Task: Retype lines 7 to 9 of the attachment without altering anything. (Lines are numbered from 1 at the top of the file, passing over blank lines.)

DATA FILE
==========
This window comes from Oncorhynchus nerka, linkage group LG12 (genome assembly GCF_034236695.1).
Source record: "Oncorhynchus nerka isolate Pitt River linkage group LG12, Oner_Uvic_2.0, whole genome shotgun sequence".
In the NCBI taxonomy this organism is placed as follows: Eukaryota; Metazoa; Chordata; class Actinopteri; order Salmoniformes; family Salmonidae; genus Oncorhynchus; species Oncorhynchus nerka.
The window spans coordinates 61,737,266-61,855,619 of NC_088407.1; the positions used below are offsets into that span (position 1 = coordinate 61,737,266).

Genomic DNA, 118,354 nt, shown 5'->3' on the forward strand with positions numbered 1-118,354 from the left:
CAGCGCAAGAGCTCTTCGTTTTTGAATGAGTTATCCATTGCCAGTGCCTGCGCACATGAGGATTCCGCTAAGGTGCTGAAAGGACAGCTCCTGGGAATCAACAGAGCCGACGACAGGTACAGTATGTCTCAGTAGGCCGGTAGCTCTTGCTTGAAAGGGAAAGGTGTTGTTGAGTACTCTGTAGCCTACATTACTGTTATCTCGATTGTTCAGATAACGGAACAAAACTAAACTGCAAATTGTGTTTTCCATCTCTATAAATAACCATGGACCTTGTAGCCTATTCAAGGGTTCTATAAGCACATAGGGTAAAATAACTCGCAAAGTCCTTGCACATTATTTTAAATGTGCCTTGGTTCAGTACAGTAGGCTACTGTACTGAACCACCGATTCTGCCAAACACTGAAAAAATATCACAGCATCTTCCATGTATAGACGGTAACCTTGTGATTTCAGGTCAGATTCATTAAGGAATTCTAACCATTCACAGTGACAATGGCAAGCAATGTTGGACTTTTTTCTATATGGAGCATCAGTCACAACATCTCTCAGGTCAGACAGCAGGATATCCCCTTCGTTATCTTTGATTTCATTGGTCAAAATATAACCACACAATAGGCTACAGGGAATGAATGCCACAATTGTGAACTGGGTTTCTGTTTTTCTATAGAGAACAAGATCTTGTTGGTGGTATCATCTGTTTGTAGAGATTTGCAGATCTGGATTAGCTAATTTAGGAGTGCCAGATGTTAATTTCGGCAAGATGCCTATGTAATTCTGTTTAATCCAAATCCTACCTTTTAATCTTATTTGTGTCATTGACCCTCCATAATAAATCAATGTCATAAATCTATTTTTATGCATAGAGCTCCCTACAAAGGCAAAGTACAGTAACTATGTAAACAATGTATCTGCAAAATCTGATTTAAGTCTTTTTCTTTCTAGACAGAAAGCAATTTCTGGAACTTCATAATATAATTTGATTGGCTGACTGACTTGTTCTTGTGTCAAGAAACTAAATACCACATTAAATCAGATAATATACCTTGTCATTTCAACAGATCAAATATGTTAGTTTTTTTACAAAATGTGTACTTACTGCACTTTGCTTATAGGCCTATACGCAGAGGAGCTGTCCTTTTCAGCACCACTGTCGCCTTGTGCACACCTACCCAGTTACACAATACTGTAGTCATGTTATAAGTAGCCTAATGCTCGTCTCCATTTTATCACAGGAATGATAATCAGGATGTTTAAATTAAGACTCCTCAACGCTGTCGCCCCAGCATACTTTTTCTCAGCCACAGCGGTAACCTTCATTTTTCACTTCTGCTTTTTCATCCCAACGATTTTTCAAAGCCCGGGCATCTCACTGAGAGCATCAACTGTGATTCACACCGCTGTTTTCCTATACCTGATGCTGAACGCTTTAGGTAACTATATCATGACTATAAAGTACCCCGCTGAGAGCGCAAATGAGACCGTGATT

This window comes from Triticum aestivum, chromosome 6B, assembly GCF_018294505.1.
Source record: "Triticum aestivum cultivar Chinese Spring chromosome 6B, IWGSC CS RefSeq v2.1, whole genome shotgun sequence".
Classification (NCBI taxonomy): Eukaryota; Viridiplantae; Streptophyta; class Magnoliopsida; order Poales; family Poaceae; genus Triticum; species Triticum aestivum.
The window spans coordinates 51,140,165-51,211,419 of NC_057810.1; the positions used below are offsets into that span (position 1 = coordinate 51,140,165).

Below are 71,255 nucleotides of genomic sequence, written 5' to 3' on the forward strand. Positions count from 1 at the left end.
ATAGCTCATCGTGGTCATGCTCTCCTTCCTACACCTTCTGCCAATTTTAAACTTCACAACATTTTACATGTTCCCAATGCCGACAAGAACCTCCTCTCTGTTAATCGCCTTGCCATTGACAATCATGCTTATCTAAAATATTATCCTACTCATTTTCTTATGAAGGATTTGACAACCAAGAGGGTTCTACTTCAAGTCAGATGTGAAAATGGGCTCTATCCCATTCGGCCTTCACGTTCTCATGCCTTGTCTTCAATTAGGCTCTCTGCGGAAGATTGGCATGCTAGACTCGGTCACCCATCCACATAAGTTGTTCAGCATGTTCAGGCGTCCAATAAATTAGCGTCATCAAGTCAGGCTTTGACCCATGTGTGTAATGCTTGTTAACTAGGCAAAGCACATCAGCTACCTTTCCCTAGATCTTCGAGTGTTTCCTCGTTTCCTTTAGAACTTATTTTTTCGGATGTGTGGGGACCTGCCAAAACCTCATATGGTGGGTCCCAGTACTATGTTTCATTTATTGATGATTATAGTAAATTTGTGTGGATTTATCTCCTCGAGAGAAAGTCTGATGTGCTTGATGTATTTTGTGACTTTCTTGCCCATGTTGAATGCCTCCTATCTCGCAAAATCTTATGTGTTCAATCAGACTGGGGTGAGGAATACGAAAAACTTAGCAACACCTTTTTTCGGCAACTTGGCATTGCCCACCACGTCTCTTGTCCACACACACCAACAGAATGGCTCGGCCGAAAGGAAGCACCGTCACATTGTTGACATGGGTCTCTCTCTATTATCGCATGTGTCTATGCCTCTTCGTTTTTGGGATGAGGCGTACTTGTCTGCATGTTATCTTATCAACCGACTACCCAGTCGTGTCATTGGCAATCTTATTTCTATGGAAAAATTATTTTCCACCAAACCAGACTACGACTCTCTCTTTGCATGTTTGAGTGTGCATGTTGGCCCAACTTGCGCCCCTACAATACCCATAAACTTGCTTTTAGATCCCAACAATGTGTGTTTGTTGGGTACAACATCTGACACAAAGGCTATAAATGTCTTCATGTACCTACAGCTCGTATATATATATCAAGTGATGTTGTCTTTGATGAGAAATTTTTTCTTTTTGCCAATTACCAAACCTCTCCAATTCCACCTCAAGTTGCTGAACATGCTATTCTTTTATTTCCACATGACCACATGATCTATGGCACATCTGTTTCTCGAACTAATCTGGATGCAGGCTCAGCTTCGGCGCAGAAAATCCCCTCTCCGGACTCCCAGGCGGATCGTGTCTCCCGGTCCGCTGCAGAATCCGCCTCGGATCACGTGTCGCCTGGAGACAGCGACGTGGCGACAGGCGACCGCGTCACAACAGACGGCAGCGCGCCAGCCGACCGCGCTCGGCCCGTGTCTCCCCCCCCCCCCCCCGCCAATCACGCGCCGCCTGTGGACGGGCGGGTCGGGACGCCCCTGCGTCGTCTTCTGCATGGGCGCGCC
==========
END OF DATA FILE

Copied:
This window comes from Triticum aestivum, chromosome 6B, assembly GCF_018294505.1.
Source record: "Triticum aestivum cultivar Chinese Spring chromosome 6B, IWGSC CS RefSeq v2.1, whole genome shotgun sequence".
Classification (NCBI taxonomy): Eukaryota; Viridiplantae; Streptophyta; class Magnoliopsida; order Poales; family Poaceae; genus Triticum; species Triticum aestivum.